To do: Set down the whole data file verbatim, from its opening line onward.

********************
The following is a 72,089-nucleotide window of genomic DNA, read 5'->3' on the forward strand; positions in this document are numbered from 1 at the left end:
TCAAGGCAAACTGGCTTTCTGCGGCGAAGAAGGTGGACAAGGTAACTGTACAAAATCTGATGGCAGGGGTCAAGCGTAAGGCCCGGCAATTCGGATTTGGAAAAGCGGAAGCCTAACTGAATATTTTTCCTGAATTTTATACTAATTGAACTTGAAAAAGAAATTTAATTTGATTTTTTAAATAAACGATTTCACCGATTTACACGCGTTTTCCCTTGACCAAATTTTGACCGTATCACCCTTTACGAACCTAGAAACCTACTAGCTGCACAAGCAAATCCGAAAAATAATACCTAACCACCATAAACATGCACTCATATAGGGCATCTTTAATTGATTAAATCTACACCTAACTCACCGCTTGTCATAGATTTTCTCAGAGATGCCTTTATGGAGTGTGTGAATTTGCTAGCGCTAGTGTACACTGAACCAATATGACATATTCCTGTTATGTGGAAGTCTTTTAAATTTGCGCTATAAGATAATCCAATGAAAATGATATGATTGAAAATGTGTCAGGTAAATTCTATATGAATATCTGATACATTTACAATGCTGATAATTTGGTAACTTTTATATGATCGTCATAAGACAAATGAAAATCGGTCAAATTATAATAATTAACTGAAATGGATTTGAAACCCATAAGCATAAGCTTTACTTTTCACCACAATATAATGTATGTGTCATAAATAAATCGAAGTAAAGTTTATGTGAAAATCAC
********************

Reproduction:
The following is a 72,089-nucleotide window of genomic DNA, read 5'->3' on the forward strand; positions in this document are numbered from 1 at the left end:
TCAAGGCAAACTGGCTTTCTGCGGCGAAGAAGGTGGACAAGGTAACTGTACAAAATCTGATGGCAGGGGTCAAGCGTAAGGCCCGGCAATTCGGATTTGGAAAAGCGGAAGCCTAACTGAATATTTTTCCTGAATTTTATACTAATTGAACTTGAAAAAGAAATTTAATTTGATTTTTTAAATAAACGATTTCACCGATTTACACGCGTTTTCCCTTGACCAAATTTTGACCGTATCACCCTTTACGAACCTAGAAACCTACTAGCTGCACAAGCAAATCCGAAAAATAATACCTAACCACCATAAACATGCACTCATATAGGGCATCTTTAATTGATTAAATCTACACCTAACTCACCGCTTGTCATAGATTTTCTCAGAGATGCCTTTATGGAGTGTGTGAATTTGCTAGCGCTAGTGTACACTGAACCAATATGACATATTCCTGTTATGTGGAAGTCTTTTAAATTTGCGCTATAAGATAATCCAATGAAAATGATATGATTGAAAATGTGTCAGGTAAATTCTATATGAATATCTGATACATTTACAATGCTGATAATTTGGTAACTTTTATATGATCGTCATAAGACAAATGAAAATCGGTCAAATTATAATAATTAACTGAAATGGATTTGAAACCCATAAGCATAAGCTTTACTTTTCACCACAATATAATGTATGTGTCATAAATAAATCGAAGTAAAGTTTATGTGAAAATCAC